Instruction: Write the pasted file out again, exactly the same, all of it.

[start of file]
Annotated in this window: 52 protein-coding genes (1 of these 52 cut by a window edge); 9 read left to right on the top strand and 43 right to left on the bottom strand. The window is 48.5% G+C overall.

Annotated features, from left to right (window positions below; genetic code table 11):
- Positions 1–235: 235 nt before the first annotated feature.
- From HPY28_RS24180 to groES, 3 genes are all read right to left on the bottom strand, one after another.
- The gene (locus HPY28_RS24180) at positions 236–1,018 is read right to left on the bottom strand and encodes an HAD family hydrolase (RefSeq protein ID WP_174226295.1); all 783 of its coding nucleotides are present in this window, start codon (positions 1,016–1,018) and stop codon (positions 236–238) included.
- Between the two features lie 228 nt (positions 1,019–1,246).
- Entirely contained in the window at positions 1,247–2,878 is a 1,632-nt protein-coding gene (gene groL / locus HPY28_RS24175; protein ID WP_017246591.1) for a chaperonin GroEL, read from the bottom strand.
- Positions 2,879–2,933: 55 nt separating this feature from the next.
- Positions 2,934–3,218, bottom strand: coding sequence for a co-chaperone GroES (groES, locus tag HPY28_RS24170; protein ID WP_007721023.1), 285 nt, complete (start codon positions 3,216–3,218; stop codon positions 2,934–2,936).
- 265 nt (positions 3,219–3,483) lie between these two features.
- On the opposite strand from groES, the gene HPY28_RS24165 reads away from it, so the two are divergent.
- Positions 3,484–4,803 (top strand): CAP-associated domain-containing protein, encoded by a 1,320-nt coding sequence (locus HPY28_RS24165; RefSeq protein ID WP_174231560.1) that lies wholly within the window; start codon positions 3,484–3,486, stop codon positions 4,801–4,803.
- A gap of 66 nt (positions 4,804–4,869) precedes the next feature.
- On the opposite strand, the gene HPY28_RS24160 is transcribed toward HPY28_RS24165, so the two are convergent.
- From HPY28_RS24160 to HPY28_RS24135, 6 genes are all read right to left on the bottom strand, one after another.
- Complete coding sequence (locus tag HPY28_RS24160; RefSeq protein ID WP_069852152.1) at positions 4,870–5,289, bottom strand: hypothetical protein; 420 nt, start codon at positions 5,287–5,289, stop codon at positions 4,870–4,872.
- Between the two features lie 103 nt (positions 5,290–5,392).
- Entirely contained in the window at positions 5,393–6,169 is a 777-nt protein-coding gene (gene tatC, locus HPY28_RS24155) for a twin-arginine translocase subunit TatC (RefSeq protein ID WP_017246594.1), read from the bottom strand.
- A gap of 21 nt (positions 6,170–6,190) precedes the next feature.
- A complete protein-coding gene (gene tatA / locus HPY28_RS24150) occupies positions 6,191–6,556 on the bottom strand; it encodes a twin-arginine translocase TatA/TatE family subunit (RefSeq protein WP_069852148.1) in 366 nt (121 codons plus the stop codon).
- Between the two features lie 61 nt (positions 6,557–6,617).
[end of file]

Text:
Annotated in this window: 52 protein-coding genes (1 of these 52 cut by a window edge); 9 read left to right on the top strand and 43 right to left on the bottom strand. The window is 48.5% G+C overall.

Annotated features, from left to right (window positions below; genetic code table 11):
- Positions 1–235: 235 nt before the first annotated feature.
- From HPY28_RS24180 to groES, 3 genes are all read right to left on the bottom strand, one after another.
- The gene (locus HPY28_RS24180) at positions 236–1,018 is read right to left on the bottom strand and encodes an HAD family hydrolase (RefSeq protein ID WP_174226295.1); all 783 of its coding nucleotides are present in this window, start codon (positions 1,016–1,018) and stop codon (positions 236–238) included.
- Between the two features lie 228 nt (positions 1,019–1,246).
- Entirely contained in the window at positions 1,247–2,878 is a 1,632-nt protein-coding gene (gene groL / locus HPY28_RS24175; protein ID WP_017246591.1) for a chaperonin GroEL, read from the bottom strand.
- Positions 2,879–2,933: 55 nt separating this feature from the next.
- Positions 2,934–3,218, bottom strand: coding sequence for a co-chaperone GroES (groES, locus tag HPY28_RS24170; protein ID WP_007721023.1), 285 nt, complete (start codon positions 3,216–3,218; stop codon positions 2,934–2,936).
- 265 nt (positions 3,219–3,483) lie between these two features.
- On the opposite strand from groES, the gene HPY28_RS24165 reads away from it, so the two are divergent.
- Positions 3,484–4,803 (top strand): CAP-associated domain-containing protein, encoded by a 1,320-nt coding sequence (locus HPY28_RS24165; RefSeq protein ID WP_174231560.1) that lies wholly within the window; start codon positions 3,484–3,486, stop codon positions 4,801–4,803.
- A gap of 66 nt (positions 4,804–4,869) precedes the next feature.
- On the opposite strand, the gene HPY28_RS24160 is transcribed toward HPY28_RS24165, so the two are convergent.
- From HPY28_RS24160 to HPY28_RS24135, 6 genes are all read right to left on the bottom strand, one after another.
- Complete coding sequence (locus tag HPY28_RS24160; RefSeq protein ID WP_069852152.1) at positions 4,870–5,289, bottom strand: hypothetical protein; 420 nt, start codon at positions 5,287–5,289, stop codon at positions 4,870–4,872.
- Between the two features lie 103 nt (positions 5,290–5,392).
- Entirely contained in the window at positions 5,393–6,169 is a 777-nt protein-coding gene (gene tatC, locus HPY28_RS24155) for a twin-arginine translocase subunit TatC (RefSeq protein ID WP_017246594.1), read from the bottom strand.
- A gap of 21 nt (positions 6,170–6,190) precedes the next feature.
- A complete protein-coding gene (gene tatA / locus HPY28_RS24150) occupies positions 6,191–6,556 on the bottom strand; it encodes a twin-arginine translocase TatA/TatE family subunit (RefSeq protein WP_069852148.1) in 366 nt (121 codons plus the stop codon).
- Between the two features lie 61 nt (positions 6,557–6,617).